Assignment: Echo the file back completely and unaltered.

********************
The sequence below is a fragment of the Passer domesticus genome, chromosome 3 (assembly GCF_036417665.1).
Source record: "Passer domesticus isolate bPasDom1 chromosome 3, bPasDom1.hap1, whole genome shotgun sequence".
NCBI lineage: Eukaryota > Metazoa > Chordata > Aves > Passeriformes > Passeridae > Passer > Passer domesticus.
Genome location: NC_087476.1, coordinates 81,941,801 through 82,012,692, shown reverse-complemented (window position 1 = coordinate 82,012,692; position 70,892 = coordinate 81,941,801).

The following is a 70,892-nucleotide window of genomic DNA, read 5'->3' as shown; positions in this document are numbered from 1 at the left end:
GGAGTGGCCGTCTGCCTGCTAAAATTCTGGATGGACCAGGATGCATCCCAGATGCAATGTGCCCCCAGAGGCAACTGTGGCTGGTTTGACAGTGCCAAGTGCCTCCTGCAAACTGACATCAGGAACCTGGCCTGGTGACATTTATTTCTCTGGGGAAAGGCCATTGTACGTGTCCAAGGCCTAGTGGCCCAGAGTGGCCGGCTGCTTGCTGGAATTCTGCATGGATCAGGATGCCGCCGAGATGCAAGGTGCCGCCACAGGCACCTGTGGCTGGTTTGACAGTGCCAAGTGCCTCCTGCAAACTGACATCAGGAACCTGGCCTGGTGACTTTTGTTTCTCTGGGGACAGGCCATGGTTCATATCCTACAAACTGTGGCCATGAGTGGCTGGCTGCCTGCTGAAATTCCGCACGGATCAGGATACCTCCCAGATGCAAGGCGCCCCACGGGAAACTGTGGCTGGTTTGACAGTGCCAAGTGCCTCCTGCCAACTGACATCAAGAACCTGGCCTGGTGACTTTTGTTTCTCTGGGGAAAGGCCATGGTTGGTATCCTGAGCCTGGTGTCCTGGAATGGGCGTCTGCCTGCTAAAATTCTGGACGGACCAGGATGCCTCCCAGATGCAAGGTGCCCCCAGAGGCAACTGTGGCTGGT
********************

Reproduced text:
The sequence below is a fragment of the Passer domesticus genome, chromosome 3 (assembly GCF_036417665.1).
Source record: "Passer domesticus isolate bPasDom1 chromosome 3, bPasDom1.hap1, whole genome shotgun sequence".
NCBI lineage: Eukaryota > Metazoa > Chordata > Aves > Passeriformes > Passeridae > Passer > Passer domesticus.
Genome location: NC_087476.1, coordinates 81,941,801 through 82,012,692, shown reverse-complemented (window position 1 = coordinate 82,012,692; position 70,892 = coordinate 81,941,801).

The following is a 70,892-nucleotide window of genomic DNA, read 5'->3' as shown; positions in this document are numbered from 1 at the left end:
GGAGTGGCCGTCTGCCTGCTAAAATTCTGGATGGACCAGGATGCATCCCAGATGCAATGTGCCCCCAGAGGCAACTGTGGCTGGTTTGACAGTGCCAAGTGCCTCCTGCAAACTGACATCAGGAACCTGGCCTGGTGACATTTATTTCTCTGGGGAAAGGCCATTGTACGTGTCCAAGGCCTAGTGGCCCAGAGTGGCCGGCTGCTTGCTGGAATTCTGCATGGATCAGGATGCCGCCGAGATGCAAGGTGCCGCCACAGGCACCTGTGGCTGGTTTGACAGTGCCAAGTGCCTCCTGCAAACTGACATCAGGAACCTGGCCTGGTGACTTTTGTTTCTCTGGGGACAGGCCATGGTTCATATCCTACAAACTGTGGCCATGAGTGGCTGGCTGCCTGCTGAAATTCCGCACGGATCAGGATACCTCCCAGATGCAAGGCGCCCCACGGGAAACTGTGGCTGGTTTGACAGTGCCAAGTGCCTCCTGCCAACTGACATCAAGAACCTGGCCTGGTGACTTTTGTTTCTCTGGGGAAAGGCCATGGTTGGTATCCTGAGCCTGGTGTCCTGGAATGGGCGTCTGCCTGCTAAAATTCTGGACGGACCAGGATGCCTCCCAGATGCAAGGTGCCCCCAGAGGCAACTGTGGCTGGT